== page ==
Producers: Jason Blum, Marc Toberoff and Jeff Wadlow   Director: Jeff Wadlow   Screenplay: Jeff Wadlow, Chris Roach and Jillian Jacobs   Cast: Michael Peña, Maggie Q, Lucy Hale, Austin Stowell, Jimmy O. Yang, Portia Doubleday, Ryan Hansen, Parisa Fitz-Henley and Michael Rooker   Distributor: Sony Entertainment/Columbia Pictures

Grade:  F

The original ABC TV series of “Fantasy Island,” which ran from 1978 to 1984, might have been a pretty horrible program, but it wasn’t a genuine horror.  That’s what producer Jason Blum and writer-director Jeff Wadlow, who previously collaborated on the awful “Truth or Dare,” have made of it—a horror movie that’s genuinely horrible, its stupidity being exceeded only by its dullness.

In a move that recalls ABC’s attempted 1998 reboot of the original, which bombed of course, Wadlow and his co-writers have ratcheted up the supernatural elements of the premise while emphasizing their potentially fatal consequences.  The fantasies here turn out to be more nightmarish than satisfying as they collide and replace ostensible hopefulness into what emerges as nothing more than a contrived revenge plot, complete with zombie-like villains.

The picture begins with Julia (Parisa Fitz-Henley and her boss, the mysterious Mr. Roarke (colorless Michael Peña), welcoming their five new guests, who have each won trips to the purported paradise.  Brothers JD (Ryan Hansen, obnoxious in Dax Shepard mode) and Brax (goofy Jimmy O. Yang), who want the “time of their lives;” Patrick (stolid Austin Stowell), who wants to play soldier to honor his dead soldier dad; Melanie (Lucy Hale), a hottie who, in turns out, fantasizes about humiliating Sloane (Portia Doubleday), the mean girl  from her past; and Gwen (subdued Maggie Q), a reserved woman still grieving her failure to accept the marriage proposal offered by Rocklin (Robbie Jones) years before.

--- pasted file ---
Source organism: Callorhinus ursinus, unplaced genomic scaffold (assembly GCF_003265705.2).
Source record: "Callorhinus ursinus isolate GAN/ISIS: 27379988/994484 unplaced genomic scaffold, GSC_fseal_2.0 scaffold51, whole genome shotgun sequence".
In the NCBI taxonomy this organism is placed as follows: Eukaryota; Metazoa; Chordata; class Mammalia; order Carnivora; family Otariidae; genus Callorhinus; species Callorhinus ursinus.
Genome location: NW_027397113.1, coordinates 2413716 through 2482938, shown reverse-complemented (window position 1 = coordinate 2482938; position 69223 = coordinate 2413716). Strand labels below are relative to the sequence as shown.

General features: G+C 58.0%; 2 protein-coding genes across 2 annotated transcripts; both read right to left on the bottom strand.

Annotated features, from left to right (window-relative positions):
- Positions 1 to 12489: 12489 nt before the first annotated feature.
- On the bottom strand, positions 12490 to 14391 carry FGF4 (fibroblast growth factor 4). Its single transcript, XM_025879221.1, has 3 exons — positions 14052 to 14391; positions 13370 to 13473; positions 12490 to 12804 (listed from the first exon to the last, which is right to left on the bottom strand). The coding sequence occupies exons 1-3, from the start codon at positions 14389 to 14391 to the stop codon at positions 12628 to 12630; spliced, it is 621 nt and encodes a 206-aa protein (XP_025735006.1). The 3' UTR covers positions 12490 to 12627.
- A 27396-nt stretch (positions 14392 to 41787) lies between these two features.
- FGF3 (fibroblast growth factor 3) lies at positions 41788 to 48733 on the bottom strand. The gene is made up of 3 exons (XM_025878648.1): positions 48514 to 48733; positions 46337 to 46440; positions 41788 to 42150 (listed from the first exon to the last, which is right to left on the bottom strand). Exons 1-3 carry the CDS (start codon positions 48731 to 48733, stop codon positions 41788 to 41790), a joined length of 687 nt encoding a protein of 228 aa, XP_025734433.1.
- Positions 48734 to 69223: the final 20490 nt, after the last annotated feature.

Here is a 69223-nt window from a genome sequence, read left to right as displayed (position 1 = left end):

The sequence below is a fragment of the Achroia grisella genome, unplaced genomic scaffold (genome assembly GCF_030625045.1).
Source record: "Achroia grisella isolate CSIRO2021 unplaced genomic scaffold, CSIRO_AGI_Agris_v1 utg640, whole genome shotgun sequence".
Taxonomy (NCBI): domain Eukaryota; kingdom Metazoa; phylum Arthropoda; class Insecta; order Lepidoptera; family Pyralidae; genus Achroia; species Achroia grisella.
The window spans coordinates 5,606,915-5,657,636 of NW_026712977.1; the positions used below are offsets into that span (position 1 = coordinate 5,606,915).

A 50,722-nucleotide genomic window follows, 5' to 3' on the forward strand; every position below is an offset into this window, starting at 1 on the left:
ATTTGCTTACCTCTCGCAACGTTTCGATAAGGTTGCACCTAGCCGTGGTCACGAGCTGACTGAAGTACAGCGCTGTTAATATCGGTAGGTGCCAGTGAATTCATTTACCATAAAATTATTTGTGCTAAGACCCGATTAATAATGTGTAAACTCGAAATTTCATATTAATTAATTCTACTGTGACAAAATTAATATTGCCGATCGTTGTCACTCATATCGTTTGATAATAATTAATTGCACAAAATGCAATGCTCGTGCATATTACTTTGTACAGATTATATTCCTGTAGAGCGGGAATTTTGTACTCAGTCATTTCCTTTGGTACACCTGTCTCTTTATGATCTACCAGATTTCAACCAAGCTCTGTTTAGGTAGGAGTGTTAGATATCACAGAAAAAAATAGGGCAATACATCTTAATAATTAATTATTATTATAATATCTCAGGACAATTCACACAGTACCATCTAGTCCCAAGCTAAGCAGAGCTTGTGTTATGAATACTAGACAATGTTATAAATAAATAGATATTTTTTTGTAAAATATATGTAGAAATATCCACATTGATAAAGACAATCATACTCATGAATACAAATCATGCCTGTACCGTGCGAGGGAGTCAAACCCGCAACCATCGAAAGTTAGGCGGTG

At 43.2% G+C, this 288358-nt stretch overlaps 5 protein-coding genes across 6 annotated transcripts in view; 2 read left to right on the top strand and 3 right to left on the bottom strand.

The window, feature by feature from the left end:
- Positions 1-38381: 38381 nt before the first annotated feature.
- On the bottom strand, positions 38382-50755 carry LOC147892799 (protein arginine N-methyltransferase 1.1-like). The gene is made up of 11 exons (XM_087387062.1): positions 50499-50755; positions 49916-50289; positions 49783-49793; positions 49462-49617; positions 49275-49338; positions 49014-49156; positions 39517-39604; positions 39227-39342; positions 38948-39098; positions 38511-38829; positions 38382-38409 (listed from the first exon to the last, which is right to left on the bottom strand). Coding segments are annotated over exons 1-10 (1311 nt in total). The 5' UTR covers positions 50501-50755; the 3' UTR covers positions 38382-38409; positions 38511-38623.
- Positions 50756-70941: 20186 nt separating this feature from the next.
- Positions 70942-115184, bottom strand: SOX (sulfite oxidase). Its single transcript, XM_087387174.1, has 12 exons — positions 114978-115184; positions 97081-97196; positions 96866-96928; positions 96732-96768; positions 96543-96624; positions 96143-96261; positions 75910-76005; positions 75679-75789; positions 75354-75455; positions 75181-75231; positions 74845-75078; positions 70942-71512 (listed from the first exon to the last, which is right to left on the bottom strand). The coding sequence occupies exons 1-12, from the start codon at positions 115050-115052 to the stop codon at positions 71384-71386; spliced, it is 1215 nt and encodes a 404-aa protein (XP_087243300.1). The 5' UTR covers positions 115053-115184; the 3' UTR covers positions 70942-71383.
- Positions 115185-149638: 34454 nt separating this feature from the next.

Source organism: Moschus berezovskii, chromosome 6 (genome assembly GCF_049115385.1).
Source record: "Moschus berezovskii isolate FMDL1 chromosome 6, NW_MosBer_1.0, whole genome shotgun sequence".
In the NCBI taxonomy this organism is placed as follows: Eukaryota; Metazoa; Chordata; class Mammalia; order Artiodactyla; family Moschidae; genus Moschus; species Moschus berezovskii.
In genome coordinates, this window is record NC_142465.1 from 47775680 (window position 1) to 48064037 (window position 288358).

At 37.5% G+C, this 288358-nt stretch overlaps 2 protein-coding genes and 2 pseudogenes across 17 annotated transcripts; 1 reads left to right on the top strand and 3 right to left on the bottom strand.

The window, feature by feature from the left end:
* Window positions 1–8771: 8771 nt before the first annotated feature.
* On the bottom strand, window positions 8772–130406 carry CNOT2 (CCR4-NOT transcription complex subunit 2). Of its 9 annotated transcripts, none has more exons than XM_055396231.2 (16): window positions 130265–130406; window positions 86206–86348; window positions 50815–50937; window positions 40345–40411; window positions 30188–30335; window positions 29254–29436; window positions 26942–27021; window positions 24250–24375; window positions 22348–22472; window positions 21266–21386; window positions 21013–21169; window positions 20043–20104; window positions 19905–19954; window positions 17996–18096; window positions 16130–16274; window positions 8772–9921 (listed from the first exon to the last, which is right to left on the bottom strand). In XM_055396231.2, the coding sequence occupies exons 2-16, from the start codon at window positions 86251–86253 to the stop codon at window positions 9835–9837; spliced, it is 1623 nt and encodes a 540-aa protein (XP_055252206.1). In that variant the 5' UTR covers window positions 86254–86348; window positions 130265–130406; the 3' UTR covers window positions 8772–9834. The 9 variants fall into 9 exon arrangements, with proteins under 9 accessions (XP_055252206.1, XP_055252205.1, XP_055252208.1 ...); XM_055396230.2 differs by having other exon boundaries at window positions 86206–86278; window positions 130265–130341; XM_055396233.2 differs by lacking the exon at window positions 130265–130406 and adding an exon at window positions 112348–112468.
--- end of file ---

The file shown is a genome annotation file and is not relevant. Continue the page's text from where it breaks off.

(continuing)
The fantasies—which, Roarke warns them, will have to follow the “natural course” determined by the island to their ends—begin, but they quickly grow awry and begin to intersect in weird ways.  Other figures intrude on the action, among them a grizzled guy in the forest (Michael Rooker) who shows up when characters get into trouble and a character called Devil Face (Kim Coates), who leads a squad of masked gunmen.  Even Patrick’s dead father shows up.

As things grow more and more complicated, the movie becomes decidedly chaotic, and it takes more attention than the material deserves to keep things straight, especially since the script is constantly tossing in contrived plot curveballs, which in the last act culminate in a series of revelations and resolutions so absurd that they leave the movie a complete mess.  Along the way, there are a few gross moments (like a “Hostel” reminiscence early on), but generally the picture moseys along surprisingly pokily, overstaying its welcome by clocking in at nearly two full hours.       

You have to give a certain degree of credit, though, to the behind-the-camera craftsmen (save for Wadlow, of course, whose direction is pedestrian).  Marc Fisichella’s production design has some elegance, and cinematographer Toby Oliver provides glossy widescreen images; and one feels sorry for editor Scott Albertson, who tries desperately to give shape and coherence to the constantly shifting storylines, even  if he doesn’t always succeed.  Bear McCreary’s score, though, bangs away mercilessly.

As usual nowadays, the movie concludes with the suggestion of forthcoming sequels (along with an especially lame “reveal”).  By the close of the movie though, you’ll definitely be inclined to agree with the survivor who acidly remarks that she just wants to get off this damned “Island.”